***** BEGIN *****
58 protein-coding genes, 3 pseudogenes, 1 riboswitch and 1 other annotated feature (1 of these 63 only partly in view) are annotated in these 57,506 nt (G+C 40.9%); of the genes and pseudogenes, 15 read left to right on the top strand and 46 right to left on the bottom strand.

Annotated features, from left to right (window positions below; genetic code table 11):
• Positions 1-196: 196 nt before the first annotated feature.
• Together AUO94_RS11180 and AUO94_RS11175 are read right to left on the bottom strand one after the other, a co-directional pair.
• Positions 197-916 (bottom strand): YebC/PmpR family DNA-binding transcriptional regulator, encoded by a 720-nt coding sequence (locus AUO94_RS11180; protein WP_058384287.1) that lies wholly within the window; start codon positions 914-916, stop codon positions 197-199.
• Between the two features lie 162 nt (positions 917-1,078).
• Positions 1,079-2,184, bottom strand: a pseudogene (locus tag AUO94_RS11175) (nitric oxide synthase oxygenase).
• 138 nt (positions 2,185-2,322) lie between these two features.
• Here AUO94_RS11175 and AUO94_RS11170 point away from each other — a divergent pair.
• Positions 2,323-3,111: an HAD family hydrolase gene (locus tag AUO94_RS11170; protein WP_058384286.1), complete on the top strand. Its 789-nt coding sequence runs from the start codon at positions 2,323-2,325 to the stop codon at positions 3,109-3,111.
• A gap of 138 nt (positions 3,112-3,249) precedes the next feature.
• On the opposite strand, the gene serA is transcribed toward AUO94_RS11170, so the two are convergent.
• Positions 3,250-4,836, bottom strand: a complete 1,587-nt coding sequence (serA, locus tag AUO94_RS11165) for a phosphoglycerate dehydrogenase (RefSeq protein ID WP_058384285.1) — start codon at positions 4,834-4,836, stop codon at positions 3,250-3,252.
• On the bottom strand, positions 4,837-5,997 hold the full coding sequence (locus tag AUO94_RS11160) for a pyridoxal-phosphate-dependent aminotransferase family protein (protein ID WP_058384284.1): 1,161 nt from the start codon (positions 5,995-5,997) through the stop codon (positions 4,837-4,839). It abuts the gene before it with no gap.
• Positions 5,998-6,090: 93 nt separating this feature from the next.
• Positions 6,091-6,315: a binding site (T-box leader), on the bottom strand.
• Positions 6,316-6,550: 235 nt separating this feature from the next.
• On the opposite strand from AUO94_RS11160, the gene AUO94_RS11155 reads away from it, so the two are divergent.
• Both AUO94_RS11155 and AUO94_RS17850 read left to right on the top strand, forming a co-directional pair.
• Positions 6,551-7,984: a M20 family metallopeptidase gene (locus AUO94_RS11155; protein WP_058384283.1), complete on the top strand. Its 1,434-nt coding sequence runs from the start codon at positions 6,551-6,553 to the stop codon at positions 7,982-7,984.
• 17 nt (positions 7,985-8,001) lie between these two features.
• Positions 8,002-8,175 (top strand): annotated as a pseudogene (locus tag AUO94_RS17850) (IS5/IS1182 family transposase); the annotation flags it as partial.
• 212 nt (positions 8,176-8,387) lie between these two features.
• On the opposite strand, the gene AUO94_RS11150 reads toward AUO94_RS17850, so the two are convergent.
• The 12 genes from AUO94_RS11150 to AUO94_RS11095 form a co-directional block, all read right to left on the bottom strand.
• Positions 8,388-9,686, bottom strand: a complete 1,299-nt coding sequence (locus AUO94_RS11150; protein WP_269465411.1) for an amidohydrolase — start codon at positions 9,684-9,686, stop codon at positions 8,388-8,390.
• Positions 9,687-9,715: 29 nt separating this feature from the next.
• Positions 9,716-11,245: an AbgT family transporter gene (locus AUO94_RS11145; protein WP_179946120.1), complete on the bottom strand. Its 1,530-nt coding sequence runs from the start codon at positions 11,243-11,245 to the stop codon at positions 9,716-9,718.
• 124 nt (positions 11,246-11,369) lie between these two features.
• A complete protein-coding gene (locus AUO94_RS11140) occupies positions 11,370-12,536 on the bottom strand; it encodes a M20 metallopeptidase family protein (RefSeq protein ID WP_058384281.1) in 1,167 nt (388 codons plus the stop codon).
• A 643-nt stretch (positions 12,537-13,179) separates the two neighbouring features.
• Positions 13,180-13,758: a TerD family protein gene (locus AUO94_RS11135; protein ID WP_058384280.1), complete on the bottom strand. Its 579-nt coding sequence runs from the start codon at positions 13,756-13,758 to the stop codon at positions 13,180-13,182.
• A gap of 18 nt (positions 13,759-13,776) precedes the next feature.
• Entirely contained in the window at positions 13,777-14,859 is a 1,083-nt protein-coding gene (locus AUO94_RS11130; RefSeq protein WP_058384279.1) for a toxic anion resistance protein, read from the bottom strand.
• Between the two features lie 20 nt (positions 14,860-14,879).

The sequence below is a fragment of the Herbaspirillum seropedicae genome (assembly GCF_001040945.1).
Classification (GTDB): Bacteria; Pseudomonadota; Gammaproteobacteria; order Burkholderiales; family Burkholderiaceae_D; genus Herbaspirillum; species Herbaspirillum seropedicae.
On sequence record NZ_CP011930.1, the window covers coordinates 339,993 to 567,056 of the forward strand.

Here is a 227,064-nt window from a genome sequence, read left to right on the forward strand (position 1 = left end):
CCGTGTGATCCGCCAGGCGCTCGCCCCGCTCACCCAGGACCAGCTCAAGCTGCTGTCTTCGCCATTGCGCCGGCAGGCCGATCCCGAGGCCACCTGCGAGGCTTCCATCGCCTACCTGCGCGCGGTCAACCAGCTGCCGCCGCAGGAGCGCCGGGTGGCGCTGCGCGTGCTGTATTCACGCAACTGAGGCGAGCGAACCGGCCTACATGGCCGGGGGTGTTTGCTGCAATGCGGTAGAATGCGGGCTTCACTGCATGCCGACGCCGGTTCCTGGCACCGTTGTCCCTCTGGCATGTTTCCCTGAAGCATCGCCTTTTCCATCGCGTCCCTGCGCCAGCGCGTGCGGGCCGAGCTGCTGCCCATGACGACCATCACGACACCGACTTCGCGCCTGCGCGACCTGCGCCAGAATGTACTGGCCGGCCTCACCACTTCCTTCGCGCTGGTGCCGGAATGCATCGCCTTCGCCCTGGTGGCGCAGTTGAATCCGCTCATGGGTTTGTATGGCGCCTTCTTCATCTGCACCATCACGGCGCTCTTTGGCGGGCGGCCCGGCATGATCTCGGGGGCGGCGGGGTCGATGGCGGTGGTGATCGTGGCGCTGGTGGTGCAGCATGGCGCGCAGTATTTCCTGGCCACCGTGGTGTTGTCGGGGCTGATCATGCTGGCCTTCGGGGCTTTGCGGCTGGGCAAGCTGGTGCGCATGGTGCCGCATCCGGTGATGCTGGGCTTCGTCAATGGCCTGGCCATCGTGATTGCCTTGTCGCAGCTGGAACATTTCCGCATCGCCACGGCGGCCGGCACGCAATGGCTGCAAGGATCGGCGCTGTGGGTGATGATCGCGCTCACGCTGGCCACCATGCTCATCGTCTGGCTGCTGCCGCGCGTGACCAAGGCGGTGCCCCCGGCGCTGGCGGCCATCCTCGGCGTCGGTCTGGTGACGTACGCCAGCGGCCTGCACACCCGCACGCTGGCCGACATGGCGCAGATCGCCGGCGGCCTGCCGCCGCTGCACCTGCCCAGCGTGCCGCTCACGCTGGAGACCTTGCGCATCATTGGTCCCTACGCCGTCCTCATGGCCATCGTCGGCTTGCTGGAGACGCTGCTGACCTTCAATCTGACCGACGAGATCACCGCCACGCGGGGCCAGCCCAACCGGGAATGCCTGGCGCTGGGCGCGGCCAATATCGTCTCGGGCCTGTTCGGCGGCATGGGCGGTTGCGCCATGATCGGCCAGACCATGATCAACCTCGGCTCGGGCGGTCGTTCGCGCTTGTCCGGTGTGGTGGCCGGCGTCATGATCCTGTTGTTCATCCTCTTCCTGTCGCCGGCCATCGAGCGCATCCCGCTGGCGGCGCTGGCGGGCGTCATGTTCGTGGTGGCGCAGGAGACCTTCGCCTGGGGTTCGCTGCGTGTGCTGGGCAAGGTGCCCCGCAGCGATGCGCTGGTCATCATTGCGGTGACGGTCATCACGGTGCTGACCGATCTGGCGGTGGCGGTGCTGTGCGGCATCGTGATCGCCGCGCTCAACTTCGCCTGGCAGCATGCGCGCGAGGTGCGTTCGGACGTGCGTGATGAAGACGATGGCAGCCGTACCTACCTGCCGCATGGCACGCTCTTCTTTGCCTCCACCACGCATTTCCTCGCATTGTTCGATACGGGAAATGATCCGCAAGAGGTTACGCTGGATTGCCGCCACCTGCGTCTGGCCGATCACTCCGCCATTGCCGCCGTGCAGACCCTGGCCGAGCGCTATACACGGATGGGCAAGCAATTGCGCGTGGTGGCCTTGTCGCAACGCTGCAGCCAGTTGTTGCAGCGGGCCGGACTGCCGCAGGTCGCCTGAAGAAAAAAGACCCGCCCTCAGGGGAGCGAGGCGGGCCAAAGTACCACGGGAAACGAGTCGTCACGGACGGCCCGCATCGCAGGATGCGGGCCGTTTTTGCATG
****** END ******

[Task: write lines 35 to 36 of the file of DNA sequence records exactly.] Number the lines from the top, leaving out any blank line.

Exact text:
• Between the two features lie 20 nt (positions 14,860-14,879).

The sequence below is a fragment of the Herbaspirillum seropedicae genome (assembly GCF_001040945.1).